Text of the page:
Two reports that came out today warn that sea levels on both the East and West coasts of the US are rising much faster than expected.
California's sea levels could be a foot higher in the next 20 years, two feet higher by 2050 and over five feet higher by the end of this century, according to a National Research Council report. Levels are forecast to be highest south of Cape Mendocino.
That would threaten homes, ports, highways and airports along the coast.
"As the average sea level rises, the number and duration of extreme storm surges and high waves are expected to escalate, and this increases the risk of flooding, coastal erosion and wetland loss," says Robert Dalrymple, chair of the committee that wrote the report and a professor of civil engineering at Johns Hopkins University.
Sea level rise in Oregon and Washington is expected to be more modest because the land is also rising.
The study was commissioned by states and federal agencies to the National Research Council, which is a nonprofit that provides scientific information for government decision-makers under the auspices of the National Academy of Sciences, the National Academy of Engineering and the Institute of Medicine.
Sea levels on the East Coast, from North Carolina to Boston, are rising much faster than the rest of the world, according to the US Geological Survey.
The Atlantic Ocean in that area has been rising 3-4 times faster every year than the global average since 1990, reports a study published in Nature Climate Change.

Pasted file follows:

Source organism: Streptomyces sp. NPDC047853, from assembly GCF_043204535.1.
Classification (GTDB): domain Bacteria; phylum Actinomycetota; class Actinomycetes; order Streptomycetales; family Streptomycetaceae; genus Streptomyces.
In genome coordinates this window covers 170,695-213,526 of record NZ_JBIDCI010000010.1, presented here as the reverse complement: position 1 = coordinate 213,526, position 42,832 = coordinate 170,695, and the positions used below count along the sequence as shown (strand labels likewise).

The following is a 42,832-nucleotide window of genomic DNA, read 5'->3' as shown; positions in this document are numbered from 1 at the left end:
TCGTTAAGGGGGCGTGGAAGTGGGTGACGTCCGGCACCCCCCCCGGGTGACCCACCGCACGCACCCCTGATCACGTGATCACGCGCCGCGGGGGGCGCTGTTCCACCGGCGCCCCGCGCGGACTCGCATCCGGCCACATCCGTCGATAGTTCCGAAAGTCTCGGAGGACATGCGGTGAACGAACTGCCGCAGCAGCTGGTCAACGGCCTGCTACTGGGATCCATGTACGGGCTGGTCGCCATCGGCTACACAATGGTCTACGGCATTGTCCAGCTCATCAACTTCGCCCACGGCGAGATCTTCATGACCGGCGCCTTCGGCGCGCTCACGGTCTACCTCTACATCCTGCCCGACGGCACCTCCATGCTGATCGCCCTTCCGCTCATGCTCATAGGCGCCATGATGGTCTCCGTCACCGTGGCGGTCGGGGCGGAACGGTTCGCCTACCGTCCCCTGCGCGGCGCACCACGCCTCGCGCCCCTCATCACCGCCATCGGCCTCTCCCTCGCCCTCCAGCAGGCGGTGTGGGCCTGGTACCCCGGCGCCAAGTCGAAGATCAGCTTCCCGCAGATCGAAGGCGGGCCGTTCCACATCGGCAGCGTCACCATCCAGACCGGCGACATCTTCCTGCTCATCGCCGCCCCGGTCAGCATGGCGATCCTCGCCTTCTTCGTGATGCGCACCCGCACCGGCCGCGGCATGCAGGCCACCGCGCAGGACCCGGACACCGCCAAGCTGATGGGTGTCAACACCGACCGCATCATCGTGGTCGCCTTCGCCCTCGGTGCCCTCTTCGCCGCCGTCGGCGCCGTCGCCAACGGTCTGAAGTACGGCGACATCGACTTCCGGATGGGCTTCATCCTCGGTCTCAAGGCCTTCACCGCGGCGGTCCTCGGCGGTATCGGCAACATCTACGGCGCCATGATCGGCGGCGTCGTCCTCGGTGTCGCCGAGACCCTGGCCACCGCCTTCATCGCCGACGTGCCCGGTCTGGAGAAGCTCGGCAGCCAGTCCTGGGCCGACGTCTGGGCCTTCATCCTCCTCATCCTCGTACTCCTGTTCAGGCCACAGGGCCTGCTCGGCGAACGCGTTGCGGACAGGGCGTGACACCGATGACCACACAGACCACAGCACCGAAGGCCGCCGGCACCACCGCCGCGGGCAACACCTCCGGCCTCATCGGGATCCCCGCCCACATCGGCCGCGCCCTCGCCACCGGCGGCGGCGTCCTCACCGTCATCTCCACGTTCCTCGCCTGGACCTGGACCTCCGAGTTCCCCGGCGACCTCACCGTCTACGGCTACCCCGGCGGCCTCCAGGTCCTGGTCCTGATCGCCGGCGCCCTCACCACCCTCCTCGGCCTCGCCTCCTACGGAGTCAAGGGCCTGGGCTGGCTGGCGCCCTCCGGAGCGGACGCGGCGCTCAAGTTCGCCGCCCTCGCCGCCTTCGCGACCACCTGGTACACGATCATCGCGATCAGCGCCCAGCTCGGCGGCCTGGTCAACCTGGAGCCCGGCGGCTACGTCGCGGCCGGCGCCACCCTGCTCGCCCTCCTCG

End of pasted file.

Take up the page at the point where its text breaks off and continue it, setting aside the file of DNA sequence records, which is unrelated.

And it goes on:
"It's not just a faster rate, but a faster pace, like a car on a highway jamming on the accelerator," says lead author, Asbury Sallenger, an oceanographer who has analyzed sea levels starting from 1950, told the Associated Press.
Since 1990, global sea level are around 2 inches higher, but they are 4.8 inches higher in Norfolk, Virginia, which is experiencing more frequent floods. Sea levels in New York City are up 2.8 inches, and in Philadelphia, 3.7 inches.
Computer models have long projected higher sea levels on the East Coast because of changes in ocean currents from global warming - this is the first study that demonstrates it's already happened.
Scientists say that global warming is causing the Gulf Stream to slow down, which changes the slope of the ocean.
By 2100, computer models project rises to 3.3 feet globallly, and 8-11 inches more on the East Coast.
These estimates recently came to a head in North Carolina, when Republican legislators proposed using historic sea levels of 12 inches, instead of foward-looking ones calculated by scientists, to create flood maps that affect property development and flood insurance rates.
Many coastal studies experts think a level of 5 to 7 feet should be used, since states typically plan for the plausible worst-case scenario, especially with expensive, long-lived infrastructure.
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